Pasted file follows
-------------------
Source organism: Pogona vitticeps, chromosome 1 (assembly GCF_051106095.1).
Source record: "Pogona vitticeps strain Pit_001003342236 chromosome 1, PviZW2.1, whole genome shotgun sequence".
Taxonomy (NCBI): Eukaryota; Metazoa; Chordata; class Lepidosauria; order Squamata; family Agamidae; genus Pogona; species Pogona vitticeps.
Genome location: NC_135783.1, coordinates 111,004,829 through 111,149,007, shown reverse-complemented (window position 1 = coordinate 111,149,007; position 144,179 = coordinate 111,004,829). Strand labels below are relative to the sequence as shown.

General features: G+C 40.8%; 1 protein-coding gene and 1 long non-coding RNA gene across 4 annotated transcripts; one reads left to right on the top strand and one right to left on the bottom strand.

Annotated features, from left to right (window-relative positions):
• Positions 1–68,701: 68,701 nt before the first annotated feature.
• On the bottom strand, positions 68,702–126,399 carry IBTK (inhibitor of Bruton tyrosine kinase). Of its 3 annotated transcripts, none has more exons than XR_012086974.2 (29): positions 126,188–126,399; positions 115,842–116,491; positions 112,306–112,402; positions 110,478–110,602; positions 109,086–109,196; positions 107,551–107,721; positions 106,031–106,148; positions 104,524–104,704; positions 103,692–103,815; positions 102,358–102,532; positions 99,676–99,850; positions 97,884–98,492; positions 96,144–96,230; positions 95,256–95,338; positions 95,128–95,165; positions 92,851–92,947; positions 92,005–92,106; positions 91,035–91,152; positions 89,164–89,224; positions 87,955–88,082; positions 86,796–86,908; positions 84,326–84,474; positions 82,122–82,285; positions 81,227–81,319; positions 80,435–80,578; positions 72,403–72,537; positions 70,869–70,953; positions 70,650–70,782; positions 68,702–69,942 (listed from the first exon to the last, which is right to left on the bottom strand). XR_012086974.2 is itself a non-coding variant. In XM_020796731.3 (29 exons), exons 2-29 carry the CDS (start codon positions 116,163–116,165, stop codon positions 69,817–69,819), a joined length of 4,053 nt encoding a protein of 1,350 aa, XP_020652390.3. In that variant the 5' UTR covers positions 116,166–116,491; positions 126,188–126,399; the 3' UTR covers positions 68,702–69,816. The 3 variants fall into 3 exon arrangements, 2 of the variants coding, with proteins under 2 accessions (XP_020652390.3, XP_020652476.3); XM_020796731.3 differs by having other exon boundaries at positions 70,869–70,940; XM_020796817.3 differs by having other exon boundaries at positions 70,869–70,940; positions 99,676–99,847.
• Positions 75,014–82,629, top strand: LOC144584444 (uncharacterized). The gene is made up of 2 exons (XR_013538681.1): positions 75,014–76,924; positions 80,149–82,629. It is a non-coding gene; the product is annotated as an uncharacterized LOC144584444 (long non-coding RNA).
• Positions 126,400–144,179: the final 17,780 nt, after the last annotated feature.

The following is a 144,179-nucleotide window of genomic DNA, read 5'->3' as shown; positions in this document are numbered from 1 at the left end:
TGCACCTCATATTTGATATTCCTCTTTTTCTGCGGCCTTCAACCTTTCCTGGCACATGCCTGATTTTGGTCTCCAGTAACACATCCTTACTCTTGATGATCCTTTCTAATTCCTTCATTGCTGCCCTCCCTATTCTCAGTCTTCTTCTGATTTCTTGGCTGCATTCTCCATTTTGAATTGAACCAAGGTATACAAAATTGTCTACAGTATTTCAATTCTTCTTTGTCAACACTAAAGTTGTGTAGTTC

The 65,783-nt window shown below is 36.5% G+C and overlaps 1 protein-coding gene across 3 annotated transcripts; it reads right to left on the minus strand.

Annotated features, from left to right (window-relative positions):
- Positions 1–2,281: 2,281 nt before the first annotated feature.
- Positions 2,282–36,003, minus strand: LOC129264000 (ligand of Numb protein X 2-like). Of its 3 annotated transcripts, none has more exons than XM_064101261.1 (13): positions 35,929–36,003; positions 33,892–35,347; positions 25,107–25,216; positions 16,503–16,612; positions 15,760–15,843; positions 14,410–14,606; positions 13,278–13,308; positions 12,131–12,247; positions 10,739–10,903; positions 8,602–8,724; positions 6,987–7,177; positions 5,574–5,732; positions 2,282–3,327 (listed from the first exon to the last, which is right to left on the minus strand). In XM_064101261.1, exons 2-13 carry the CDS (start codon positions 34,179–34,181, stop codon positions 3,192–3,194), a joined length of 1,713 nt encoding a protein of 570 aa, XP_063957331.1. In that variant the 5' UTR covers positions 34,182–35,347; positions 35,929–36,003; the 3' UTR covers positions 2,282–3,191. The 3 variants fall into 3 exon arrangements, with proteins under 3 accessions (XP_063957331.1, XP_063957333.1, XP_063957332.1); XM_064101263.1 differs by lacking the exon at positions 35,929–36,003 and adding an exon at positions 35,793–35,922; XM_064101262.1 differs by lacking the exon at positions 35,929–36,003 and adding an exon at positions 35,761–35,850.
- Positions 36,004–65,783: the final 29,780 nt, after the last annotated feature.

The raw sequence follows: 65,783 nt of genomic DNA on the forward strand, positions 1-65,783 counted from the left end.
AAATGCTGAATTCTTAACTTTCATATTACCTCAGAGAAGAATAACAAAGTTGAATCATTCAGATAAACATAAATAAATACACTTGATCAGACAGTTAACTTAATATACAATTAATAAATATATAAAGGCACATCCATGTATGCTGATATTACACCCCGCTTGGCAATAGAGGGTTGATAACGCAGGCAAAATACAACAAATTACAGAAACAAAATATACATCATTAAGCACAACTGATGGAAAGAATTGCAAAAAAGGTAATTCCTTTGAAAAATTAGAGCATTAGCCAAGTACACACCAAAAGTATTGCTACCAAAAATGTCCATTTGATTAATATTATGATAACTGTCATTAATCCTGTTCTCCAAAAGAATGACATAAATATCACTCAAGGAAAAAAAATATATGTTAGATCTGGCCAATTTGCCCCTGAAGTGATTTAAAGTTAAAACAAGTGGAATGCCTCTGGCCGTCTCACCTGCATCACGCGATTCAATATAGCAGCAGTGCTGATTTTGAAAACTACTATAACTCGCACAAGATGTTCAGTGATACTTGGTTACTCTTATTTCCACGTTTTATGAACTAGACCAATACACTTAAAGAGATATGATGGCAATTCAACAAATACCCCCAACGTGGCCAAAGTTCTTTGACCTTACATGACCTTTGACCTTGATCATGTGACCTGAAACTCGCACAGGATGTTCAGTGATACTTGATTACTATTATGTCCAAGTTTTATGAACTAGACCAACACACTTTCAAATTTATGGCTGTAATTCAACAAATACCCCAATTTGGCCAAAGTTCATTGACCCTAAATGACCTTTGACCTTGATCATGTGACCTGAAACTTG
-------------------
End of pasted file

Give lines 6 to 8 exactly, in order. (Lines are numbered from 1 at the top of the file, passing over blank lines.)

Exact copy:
Annotated features, from left to right (window-relative positions):
• Positions 1–68,701: 68,701 nt before the first annotated feature.
• On the bottom strand, positions 68,702–126,399 carry IBTK (inhibitor of Bruton tyrosine kinase). Of its 3 annotated transcripts, none has more exons than XR_012086974.2 (29): positions 126,188–126,399; positions 115,842–116,491; positions 112,306–112,402; positions 110,478–110,602; positions 109,086–109,196; positions 107,551–107,721; positions 106,031–106,148; positions 104,524–104,704; positions 103,692–103,815; positions 102,358–102,532; positions 99,676–99,850; positions 97,884–98,492; positions 96,144–96,230; positions 95,256–95,338; positions 95,128–95,165; positions 92,851–92,947; positions 92,005–92,106; positions 91,035–91,152; positions 89,164–89,224; positions 87,955–88,082; positions 86,796–86,908; positions 84,326–84,474; positions 82,122–82,285; positions 81,227–81,319; positions 80,435–80,578; positions 72,403–72,537; positions 70,869–70,953; positions 70,650–70,782; positions 68,702–69,942 (listed from the first exon to the last, which is right to left on the bottom strand). XR_012086974.2 is itself a non-coding variant. In XM_020796731.3 (29 exons), exons 2-29 carry the CDS (start codon positions 116,163–116,165, stop codon positions 69,817–69,819), a joined length of 4,053 nt encoding a protein of 1,350 aa, XP_020652390.3. In that variant the 5' UTR covers positions 116,166–116,491; positions 126,188–126,399; the 3' UTR covers positions 68,702–69,816. The 3 variants fall into 3 exon arrangements, 2 of the variants coding, with proteins under 2 accessions (XP_020652390.3, XP_020652476.3); XM_020796731.3 differs by having other exon boundaries at positions 70,869–70,940; XM_020796817.3 differs by having other exon boundaries at positions 70,869–70,940; positions 99,676–99,847.